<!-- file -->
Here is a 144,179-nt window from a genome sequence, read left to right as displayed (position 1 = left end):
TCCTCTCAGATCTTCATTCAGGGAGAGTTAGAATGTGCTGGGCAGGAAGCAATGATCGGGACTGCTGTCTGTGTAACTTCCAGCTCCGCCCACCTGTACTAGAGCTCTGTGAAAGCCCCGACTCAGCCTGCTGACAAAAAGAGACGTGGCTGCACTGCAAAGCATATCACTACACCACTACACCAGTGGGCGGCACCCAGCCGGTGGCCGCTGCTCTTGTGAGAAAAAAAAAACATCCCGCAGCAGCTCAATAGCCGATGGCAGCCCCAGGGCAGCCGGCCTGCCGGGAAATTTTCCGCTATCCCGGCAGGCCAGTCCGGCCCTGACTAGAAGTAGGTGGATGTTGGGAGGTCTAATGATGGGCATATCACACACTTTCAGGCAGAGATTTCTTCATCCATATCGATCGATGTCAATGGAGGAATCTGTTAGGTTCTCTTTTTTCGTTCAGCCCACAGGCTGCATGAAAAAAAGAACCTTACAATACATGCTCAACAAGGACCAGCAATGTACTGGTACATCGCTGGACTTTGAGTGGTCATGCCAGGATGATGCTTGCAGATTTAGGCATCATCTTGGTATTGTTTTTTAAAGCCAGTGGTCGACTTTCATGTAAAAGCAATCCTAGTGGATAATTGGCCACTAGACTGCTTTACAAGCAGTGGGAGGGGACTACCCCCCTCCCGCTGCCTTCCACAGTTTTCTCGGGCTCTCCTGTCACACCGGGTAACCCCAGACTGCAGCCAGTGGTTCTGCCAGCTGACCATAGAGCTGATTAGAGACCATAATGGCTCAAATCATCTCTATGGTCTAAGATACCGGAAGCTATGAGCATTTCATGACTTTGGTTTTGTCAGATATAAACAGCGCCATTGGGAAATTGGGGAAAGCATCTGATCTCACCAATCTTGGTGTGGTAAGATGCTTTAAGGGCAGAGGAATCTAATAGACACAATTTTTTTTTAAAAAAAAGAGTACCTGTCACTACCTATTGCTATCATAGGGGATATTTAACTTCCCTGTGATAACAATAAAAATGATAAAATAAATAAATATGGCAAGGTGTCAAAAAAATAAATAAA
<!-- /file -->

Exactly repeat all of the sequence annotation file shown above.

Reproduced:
Here is a 144,179-nt window from a genome sequence, read left to right as displayed (position 1 = left end):
TCCTCTCAGATCTTCATTCAGGGAGAGTTAGAATGTGCTGGGCAGGAAGCAATGATCGGGACTGCTGTCTGTGTAACTTCCAGCTCCGCCCACCTGTACTAGAGCTCTGTGAAAGCCCCGACTCAGCCTGCTGACAAAAAGAGACGTGGCTGCACTGCAAAGCATATCACTACACCACTACACCAGTGGGCGGCACCCAGCCGGTGGCCGCTGCTCTTGTGAGAAAAAAAAAACATCCCGCAGCAGCTCAATAGCCGATGGCAGCCCCAGGGCAGCCGGCCTGCCGGGAAATTTTCCGCTATCCCGGCAGGCCAGTCCGGCCCTGACTAGAAGTAGGTGGATGTTGGGAGGTCTAATGATGGGCATATCACACACTTTCAGGCAGAGATTTCTTCATCCATATCGATCGATGTCAATGGAGGAATCTGTTAGGTTCTCTTTTTTCGTTCAGCCCACAGGCTGCATGAAAAAAAGAACCTTACAATACATGCTCAACAAGGACCAGCAATGTACTGGTACATCGCTGGACTTTGAGTGGTCATGCCAGGATGATGCTTGCAGATTTAGGCATCATCTTGGTATTGTTTTTTAAAGCCAGTGGTCGACTTTCATGTAAAAGCAATCCTAGTGGATAATTGGCCACTAGACTGCTTTACAAGCAGTGGGAGGGGACTACCCCCCTCCCGCTGCCTTCCACAGTTTTCTCGGGCTCTCCTGTCACACCGGGTAACCCCAGACTGCAGCCAGTGGTTCTGCCAGCTGACCATAGAGCTGATTAGAGACCATAATGGCTCAAATCATCTCTATGGTCTAAGATACCGGAAGCTATGAGCATTTCATGACTTTGGTTTTGTCAGATATAAACAGCGCCATTGGGAAATTGGGGAAAGCATCTGATCTCACCAATCTTGGTGTGGTAAGATGCTTTAAGGGCAGAGGAATCTAATAGACACAATTTTTTTTTAAAAAAAAGAGTACCTGTCACTACCTATTGCTATCATAGGGGATATTTAACTTCCCTGTGATAACAATAAAAATGATAAAATAAATAAATATGGCAAGGTGTCAAAAAAATAAATAAA